The U.S. Environmental Protection Agency (EPA) released a 338-page draft scientific study on the potential impacts of mining on the Bristol Bay watershed in southwestern Alaska that said large-scale salmon habitats may be harmed by mining near Bristol Bay.
Dennis McLerran, administrator of Seattle-based EPA region 10 told reporters that the chance of collapse from an earthen or rock-filled dam built to retain mine tailings is relatively small under standard engineering or state-of-the-art practices. However, if a collapse it did happen, it could degrade salmon-producing rivers and streams for decades The Anchorage Daily News reported.
The Kvichak River, part of the Bristol Bay watershed in southwest Alaska, produces more sockeye salmon than any other river in the world, according to the EPA. A subsidiary of London-based Anglo American and an affiliate of Vancouver-based Northern Dynasty Minerals Ltd. (NDM) formed a partnership in 2007 to work on the Pebble Mine project.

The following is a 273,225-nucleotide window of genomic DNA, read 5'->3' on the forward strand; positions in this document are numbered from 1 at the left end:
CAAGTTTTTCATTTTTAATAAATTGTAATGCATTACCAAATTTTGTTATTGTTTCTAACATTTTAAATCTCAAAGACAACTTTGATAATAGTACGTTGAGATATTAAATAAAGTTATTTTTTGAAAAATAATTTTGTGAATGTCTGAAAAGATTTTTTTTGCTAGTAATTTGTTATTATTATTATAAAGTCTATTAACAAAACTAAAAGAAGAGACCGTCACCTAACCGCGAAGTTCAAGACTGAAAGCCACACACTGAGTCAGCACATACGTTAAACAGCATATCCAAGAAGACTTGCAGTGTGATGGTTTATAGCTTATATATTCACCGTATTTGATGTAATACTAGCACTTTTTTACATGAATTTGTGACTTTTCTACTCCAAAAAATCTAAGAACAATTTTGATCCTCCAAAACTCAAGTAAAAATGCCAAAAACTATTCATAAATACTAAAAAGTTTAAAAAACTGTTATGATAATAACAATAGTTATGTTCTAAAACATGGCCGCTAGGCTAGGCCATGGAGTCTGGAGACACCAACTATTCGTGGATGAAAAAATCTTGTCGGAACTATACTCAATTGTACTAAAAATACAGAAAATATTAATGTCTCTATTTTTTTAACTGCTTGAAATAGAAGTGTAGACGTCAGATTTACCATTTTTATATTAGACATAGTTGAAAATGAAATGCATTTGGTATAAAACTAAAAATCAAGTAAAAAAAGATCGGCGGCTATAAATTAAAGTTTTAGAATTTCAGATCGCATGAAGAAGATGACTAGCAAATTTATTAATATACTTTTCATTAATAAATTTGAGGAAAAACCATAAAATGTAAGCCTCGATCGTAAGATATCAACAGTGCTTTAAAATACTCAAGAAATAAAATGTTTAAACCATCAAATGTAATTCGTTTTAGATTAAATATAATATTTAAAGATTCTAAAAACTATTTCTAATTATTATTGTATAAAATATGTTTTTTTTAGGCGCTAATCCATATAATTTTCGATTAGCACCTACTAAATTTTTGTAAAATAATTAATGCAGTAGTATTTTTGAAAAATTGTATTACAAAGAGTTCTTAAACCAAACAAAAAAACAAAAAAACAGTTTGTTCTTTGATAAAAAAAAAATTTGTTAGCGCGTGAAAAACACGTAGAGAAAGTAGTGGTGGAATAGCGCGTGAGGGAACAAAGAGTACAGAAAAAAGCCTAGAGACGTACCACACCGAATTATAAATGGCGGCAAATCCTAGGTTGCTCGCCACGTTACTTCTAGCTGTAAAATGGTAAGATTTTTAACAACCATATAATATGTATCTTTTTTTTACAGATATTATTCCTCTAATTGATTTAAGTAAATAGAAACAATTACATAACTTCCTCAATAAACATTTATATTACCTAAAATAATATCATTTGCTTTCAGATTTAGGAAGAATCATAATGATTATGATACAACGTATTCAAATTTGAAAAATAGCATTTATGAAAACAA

The Pebble Mine prospect area, in the watershed, has one of the world’s largest concentrations of three metals, with 80.6 billion lbs of copper, 5.6 billion lbs of molybdenum and 107.4 million oz of gold, according to the Pebble partnership’s web site.
The EPA said it studied the potential effect of mining in response to the companies’ announced plans and widespread interest among residents. The draft report will be circulated for comment.
Even if a large mine operated smoothly, with no engineering failures and no human-caused disasters, the EPA said in its analysis that miles of salmon rivers and streams could be lost or blocked, as could thousands of acres of wetlands that are vital to juvenile salmon.
The Pebble Partnership, the group behind the mine project, said the EPA’s review was rushed, speculative and “a federal intrusion.” It “could have a chilling effect on future resource development investments in Alaska,” Pebble said in a written response.